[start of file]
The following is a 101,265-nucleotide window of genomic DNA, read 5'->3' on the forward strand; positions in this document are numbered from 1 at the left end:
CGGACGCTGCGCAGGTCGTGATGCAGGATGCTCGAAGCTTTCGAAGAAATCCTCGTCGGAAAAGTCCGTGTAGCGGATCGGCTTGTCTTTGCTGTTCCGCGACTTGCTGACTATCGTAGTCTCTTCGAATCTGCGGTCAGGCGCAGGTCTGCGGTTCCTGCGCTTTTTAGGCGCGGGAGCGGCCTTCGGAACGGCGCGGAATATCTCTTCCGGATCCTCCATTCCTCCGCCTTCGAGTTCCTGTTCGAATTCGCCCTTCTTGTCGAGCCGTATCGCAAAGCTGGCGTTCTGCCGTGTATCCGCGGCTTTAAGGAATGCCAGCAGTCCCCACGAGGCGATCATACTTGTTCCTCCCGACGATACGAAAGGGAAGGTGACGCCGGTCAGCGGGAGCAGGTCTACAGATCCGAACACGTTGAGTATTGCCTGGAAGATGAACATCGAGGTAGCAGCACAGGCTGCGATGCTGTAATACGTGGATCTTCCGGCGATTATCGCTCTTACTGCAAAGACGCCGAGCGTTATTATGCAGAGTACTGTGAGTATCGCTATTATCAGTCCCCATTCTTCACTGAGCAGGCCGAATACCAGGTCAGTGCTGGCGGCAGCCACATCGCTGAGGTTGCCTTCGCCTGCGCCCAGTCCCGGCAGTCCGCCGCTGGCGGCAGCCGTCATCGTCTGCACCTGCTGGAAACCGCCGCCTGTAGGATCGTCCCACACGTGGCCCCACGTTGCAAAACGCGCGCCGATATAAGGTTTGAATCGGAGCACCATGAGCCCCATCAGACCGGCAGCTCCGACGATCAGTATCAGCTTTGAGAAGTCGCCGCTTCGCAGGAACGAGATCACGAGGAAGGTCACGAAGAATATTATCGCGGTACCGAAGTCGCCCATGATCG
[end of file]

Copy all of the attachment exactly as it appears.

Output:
The following is a 101,265-nucleotide window of genomic DNA, read 5'->3' on the forward strand; positions in this document are numbered from 1 at the left end:
CGGACGCTGCGCAGGTCGTGATGCAGGATGCTCGAAGCTTTCGAAGAAATCCTCGTCGGAAAAGTCCGTGTAGCGGATCGGCTTGTCTTTGCTGTTCCGCGACTTGCTGACTATCGTAGTCTCTTCGAATCTGCGGTCAGGCGCAGGTCTGCGGTTCCTGCGCTTTTTAGGCGCGGGAGCGGCCTTCGGAACGGCGCGGAATATCTCTTCCGGATCCTCCATTCCTCCGCCTTCGAGTTCCTGTTCGAATTCGCCCTTCTTGTCGAGCCGTATCGCAAAGCTGGCGTTCTGCCGTGTATCCGCGGCTTTAAGGAATGCCAGCAGTCCCCACGAGGCGATCATACTTGTTCCTCCCGACGATACGAAAGGGAAGGTGACGCCGGTCAGCGGGAGCAGGTCTACAGATCCGAACACGTTGAGTATTGCCTGGAAGATGAACATCGAGGTAGCAGCACAGGCTGCGATGCTGTAATACGTGGATCTTCCGGCGATTATCGCTCTTACTGCAAAGACGCCGAGCGTTATTATGCAGAGTACTGTGAGTATCGCTATTATCAGTCCCCATTCTTCACTGAGCAGGCCGAATACCAGGTCAGTGCTGGCGGCAGCCACATCGCTGAGGTTGCCTTCGCCTGCGCCCAGTCCCGGCAGTCCGCCGCTGGCGGCAGCCGTCATCGTCTGCACCTGCTGGAAACCGCCGCCTGTAGGATCGTCCCACACGTGGCCCCACGTTGCAAAACGCGCGCCGATATAAGGTTTGAATCGGAGCACCATGAGCCCCATCAGACCGGCAGCTCCGACGATCAGTATCAGCTTTGAGAAGTCGCCGCTTCGCAGGAACGAGATCACGAGGAAGGTCACGAAGAATATTATCGCGGTACCGAAGTCGCCCATGATCG